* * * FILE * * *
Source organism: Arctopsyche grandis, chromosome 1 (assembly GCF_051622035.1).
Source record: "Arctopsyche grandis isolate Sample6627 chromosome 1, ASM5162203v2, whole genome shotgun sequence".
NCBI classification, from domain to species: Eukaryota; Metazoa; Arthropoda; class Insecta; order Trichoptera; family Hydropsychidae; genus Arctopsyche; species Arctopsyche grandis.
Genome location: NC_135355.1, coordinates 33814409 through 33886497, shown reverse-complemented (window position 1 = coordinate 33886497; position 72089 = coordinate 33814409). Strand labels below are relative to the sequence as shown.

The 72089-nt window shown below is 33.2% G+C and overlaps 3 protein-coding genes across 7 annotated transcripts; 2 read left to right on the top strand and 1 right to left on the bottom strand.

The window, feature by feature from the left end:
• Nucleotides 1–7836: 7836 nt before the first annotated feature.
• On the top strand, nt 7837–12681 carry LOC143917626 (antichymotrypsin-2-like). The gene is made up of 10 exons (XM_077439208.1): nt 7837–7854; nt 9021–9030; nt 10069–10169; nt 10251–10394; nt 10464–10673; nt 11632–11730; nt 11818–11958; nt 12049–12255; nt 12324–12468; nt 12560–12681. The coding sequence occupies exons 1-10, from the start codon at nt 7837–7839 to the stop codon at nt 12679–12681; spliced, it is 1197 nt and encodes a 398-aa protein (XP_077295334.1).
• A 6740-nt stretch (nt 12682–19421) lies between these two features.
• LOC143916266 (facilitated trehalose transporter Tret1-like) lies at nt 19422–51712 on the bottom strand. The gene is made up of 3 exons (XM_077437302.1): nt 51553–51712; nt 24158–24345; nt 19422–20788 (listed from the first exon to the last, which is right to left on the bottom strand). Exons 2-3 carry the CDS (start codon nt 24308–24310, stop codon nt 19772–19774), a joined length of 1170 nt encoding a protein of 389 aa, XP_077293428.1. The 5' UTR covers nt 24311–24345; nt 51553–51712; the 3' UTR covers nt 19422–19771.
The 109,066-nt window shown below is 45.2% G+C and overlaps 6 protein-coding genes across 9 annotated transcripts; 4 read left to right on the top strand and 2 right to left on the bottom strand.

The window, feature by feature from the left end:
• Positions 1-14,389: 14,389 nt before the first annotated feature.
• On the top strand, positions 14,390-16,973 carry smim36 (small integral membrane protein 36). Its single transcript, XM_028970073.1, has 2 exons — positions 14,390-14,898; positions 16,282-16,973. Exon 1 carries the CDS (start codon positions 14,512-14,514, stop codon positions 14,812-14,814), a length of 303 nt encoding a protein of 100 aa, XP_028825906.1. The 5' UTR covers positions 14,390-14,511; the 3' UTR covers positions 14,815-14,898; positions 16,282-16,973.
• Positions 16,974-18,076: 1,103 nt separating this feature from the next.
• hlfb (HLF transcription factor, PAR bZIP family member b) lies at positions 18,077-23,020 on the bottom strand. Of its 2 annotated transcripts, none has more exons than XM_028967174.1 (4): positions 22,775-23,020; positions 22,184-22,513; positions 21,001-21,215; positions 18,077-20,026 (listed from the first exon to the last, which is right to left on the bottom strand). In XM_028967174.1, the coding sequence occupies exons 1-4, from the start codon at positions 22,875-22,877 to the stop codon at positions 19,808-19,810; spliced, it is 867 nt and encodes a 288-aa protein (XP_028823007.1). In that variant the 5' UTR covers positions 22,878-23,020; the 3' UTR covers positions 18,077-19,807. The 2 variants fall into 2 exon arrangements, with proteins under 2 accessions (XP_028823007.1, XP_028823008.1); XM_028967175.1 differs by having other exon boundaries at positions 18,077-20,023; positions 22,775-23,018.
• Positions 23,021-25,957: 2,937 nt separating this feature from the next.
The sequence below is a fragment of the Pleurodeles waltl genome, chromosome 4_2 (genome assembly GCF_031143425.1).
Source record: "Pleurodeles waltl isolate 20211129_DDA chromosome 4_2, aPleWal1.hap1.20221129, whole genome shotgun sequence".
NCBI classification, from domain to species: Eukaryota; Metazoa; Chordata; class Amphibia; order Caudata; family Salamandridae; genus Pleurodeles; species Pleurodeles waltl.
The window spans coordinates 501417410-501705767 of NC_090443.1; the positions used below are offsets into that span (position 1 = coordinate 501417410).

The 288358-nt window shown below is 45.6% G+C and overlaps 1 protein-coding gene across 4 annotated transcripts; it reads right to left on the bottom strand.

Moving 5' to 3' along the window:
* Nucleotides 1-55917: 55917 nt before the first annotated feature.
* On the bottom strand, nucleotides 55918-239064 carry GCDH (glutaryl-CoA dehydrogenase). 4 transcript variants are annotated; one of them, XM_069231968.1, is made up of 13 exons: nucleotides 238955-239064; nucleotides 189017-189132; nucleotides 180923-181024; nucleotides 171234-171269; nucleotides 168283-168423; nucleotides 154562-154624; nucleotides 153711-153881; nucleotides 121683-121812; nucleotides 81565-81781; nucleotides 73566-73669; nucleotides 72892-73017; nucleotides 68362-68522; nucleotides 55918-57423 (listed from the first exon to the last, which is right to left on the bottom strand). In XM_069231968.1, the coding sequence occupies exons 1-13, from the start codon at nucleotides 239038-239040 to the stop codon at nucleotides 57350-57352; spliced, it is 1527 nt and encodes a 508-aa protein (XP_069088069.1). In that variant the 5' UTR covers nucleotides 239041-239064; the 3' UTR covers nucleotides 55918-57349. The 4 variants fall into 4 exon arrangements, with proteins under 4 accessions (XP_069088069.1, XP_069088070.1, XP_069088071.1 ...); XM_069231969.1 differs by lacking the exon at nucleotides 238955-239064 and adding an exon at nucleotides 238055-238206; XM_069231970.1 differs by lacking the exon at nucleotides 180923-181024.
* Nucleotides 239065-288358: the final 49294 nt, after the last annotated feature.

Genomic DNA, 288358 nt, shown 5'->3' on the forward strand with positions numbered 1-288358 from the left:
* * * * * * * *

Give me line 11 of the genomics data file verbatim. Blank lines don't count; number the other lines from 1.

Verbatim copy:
The 109,066-nt window shown below is 45.2% G+C and overlaps 6 protein-coding genes across 9 annotated transcripts; 4 read left to right on the top strand and 2 right to left on the bottom strand.